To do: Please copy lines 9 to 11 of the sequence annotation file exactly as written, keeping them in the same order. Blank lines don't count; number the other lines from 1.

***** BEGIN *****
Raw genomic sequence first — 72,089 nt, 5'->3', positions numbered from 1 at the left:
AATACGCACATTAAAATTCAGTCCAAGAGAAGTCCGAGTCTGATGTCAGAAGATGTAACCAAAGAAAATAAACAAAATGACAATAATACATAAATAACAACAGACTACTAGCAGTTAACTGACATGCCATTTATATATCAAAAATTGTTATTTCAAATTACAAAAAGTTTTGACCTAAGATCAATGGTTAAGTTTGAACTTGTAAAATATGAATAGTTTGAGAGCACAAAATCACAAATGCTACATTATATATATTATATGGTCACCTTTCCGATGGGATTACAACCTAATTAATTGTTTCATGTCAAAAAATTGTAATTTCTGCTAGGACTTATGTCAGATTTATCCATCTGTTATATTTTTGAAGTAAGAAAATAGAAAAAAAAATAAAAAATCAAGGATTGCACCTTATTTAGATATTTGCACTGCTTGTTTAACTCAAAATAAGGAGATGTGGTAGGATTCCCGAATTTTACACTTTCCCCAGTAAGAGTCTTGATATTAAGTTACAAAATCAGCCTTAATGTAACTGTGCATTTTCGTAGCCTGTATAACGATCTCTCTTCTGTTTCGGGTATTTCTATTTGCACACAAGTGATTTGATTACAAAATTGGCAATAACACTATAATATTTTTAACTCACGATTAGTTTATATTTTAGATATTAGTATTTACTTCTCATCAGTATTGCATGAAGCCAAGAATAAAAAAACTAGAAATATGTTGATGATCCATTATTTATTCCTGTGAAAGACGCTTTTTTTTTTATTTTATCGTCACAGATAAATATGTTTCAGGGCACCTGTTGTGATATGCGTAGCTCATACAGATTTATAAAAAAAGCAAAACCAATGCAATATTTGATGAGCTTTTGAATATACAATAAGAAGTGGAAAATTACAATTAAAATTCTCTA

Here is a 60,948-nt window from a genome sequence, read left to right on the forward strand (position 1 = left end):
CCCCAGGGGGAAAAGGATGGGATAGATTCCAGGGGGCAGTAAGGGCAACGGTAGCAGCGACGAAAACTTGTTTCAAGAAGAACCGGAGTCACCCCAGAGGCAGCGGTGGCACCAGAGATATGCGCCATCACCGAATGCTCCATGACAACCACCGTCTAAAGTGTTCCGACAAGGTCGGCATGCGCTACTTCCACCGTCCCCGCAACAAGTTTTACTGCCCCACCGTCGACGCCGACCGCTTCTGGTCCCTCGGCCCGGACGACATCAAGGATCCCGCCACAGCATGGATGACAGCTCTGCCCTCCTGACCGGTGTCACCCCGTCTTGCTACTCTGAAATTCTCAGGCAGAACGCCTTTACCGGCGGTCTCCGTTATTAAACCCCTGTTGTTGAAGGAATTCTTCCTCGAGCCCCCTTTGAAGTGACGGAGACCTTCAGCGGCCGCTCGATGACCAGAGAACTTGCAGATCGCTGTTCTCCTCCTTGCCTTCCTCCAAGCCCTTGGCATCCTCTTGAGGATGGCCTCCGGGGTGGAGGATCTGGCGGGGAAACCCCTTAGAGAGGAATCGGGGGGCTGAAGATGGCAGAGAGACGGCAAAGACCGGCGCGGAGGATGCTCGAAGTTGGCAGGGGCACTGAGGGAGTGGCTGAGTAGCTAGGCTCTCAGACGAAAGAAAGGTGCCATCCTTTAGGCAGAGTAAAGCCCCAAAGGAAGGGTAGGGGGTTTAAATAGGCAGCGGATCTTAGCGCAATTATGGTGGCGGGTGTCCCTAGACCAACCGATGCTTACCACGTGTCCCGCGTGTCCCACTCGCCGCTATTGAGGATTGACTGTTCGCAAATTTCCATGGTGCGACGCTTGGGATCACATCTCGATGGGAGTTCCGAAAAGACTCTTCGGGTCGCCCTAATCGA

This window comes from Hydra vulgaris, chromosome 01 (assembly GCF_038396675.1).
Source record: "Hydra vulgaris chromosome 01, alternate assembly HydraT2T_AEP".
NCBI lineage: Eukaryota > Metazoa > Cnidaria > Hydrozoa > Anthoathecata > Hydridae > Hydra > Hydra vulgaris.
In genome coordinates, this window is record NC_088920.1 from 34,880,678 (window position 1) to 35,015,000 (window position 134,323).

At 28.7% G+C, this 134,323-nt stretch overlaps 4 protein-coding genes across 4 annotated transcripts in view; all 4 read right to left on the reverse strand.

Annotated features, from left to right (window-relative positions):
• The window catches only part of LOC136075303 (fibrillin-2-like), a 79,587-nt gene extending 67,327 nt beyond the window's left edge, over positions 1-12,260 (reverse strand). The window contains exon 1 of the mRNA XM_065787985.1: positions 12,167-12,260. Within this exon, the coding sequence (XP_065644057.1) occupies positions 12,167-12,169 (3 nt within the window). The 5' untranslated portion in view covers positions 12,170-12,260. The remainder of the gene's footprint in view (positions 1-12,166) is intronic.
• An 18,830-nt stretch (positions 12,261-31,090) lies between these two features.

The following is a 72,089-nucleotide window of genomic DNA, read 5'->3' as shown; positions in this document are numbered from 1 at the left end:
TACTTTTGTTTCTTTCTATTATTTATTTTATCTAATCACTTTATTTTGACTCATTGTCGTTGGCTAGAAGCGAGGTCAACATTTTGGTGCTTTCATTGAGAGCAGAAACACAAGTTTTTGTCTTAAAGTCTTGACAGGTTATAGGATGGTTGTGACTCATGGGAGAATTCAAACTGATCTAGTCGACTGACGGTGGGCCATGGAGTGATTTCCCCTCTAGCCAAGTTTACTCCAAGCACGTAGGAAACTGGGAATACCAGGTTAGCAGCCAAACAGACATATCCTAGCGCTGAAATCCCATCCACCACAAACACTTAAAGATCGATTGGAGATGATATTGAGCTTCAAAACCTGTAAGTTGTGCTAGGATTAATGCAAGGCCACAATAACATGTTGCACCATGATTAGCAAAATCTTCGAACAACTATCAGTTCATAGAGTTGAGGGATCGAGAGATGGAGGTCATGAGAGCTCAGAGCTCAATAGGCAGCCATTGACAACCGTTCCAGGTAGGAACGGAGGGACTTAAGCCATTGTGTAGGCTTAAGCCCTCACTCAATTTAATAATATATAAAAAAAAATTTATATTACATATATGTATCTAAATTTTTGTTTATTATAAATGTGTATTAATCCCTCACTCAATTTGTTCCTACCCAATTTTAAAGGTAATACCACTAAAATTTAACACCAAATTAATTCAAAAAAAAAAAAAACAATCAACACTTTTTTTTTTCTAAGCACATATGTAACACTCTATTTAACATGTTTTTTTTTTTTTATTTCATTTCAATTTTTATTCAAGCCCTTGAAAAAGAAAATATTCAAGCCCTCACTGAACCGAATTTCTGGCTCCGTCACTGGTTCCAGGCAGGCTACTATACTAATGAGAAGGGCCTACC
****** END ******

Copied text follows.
At 28.7% G+C, this 134,323-nt stretch overlaps 4 protein-coding genes across 4 annotated transcripts in view; all 4 read right to left on the reverse strand.

Annotated features, from left to right (window-relative positions):
• The window catches only part of LOC136075303 (fibrillin-2-like), a 79,587-nt gene extending 67,327 nt beyond the window's left edge, over positions 1-12,260 (reverse strand). The window contains exon 1 of the mRNA XM_065787985.1: positions 12,167-12,260. Within this exon, the coding sequence (XP_065644057.1) occupies positions 12,167-12,169 (3 nt within the window). The 5' untranslated portion in view covers positions 12,170-12,260. The remainder of the gene's footprint in view (positions 1-12,166) is intronic.